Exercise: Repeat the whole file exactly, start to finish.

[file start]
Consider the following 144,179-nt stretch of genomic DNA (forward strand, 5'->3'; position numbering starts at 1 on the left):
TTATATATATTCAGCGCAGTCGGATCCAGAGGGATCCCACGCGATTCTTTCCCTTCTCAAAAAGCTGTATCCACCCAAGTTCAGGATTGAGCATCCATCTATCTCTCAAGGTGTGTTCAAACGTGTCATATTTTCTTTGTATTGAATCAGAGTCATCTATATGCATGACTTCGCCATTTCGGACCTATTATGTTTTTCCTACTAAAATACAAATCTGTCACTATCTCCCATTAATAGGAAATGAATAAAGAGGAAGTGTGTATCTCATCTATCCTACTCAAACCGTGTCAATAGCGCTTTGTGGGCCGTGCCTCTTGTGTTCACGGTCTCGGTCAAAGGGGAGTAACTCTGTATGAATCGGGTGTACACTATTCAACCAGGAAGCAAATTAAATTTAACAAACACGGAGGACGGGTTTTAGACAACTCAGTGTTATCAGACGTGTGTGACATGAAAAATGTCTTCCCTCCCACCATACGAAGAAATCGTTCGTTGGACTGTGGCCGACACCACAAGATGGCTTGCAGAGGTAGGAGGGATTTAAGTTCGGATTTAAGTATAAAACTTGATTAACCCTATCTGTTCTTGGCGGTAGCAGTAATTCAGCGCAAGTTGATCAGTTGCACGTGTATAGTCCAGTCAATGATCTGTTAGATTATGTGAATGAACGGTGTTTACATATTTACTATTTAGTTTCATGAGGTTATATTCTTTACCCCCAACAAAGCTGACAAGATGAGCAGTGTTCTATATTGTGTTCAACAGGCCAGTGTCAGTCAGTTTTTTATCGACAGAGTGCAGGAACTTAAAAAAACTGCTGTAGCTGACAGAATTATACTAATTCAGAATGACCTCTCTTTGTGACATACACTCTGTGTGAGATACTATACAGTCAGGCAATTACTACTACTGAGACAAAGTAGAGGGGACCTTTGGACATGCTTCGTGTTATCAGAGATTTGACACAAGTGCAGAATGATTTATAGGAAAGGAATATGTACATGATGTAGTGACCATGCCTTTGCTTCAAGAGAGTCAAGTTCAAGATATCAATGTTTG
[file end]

Consider the following 144,179-nt stretch of genomic DNA (forward strand, 5'->3'; position numbering starts at 1 on the left):
TTATATATATTCAGCGCAGTCGGATCCAGAGGGATCCCACGCGATTCTTTCCCTTCTCAAAAAGCTGTATCCACCCAAGTTCAGGATTGAGCATCCATCTATCTCTCAAGGTGTGTTCAAACGTGTCATATTTTCTTTGTATTGAATCAGAGTCATCTATATGCATGACTTCGCCATTTCGGACCTATTATGTTTTTCCTACTAAAATACAAATCTGTCACTATCTCCCATTAATAGGAAATGAATAAAGAGGAAGTGTGTATCTCATCTATCCTACTCAAACCGTGTCAATAGCGCTTTGTGGGCCGTGCCTCTTGTGTTCACGGTCTCGGTCAAAGGGGAGTAACTCTGTATGAATCGGGTGTACACTATTCAACCAGGAAGCAAATTAAATTTAACAAACACGGAGGACGGGTTTTAGACAACTCAGTGTTATCAGACGTGTGTGACATGAAAAATGTCTTCCCTCCCACCATACGAAGAAATCGTTCGTTGGACTGTGGCCGACACCACAAGATGGCTTGCAGAGGTAGGAGGGATTTAAGTTCGGATTTAAGTATAAAACTTGATTAACCCTATCTGTTCTTGGCGGTAGCAGTAATTCAGCGCAAGTTGATCAGTTGCACGTGTATAGTCCAGTCAATGATCTGTTAGATTATGTGAATGAACGGTGTTTACATATTTACTATTTAGTTTCATGAGGTTATATTCTTTACCCCCAACAAAGCTGACAAGATGAGCAGTGTTCTATATTGTGTTCAACAGGCCAGTGTCAGTCAGTTTTTTATCGACAGAGTGCAGGAACTTAAAAAAACTGCTGTAGCTGACAGAATTATACTAATTCAGAATGACCTCTCTTTGTGACATACACTCTGTGTGAGATACTATACAGTCAGGCAATTACTACTACTGAGACAAAGTAGAGGGGACCTTTGGACATGCTTCGTGTTATCAGAGATTTGACACAAGTGCAGAATGATTTATAGGAAAGGAATATGTACATGATGTAGTGACCATGCCTTTGCTTCAAGAGAGTCAAGTTCAAGATATCAATGTTTG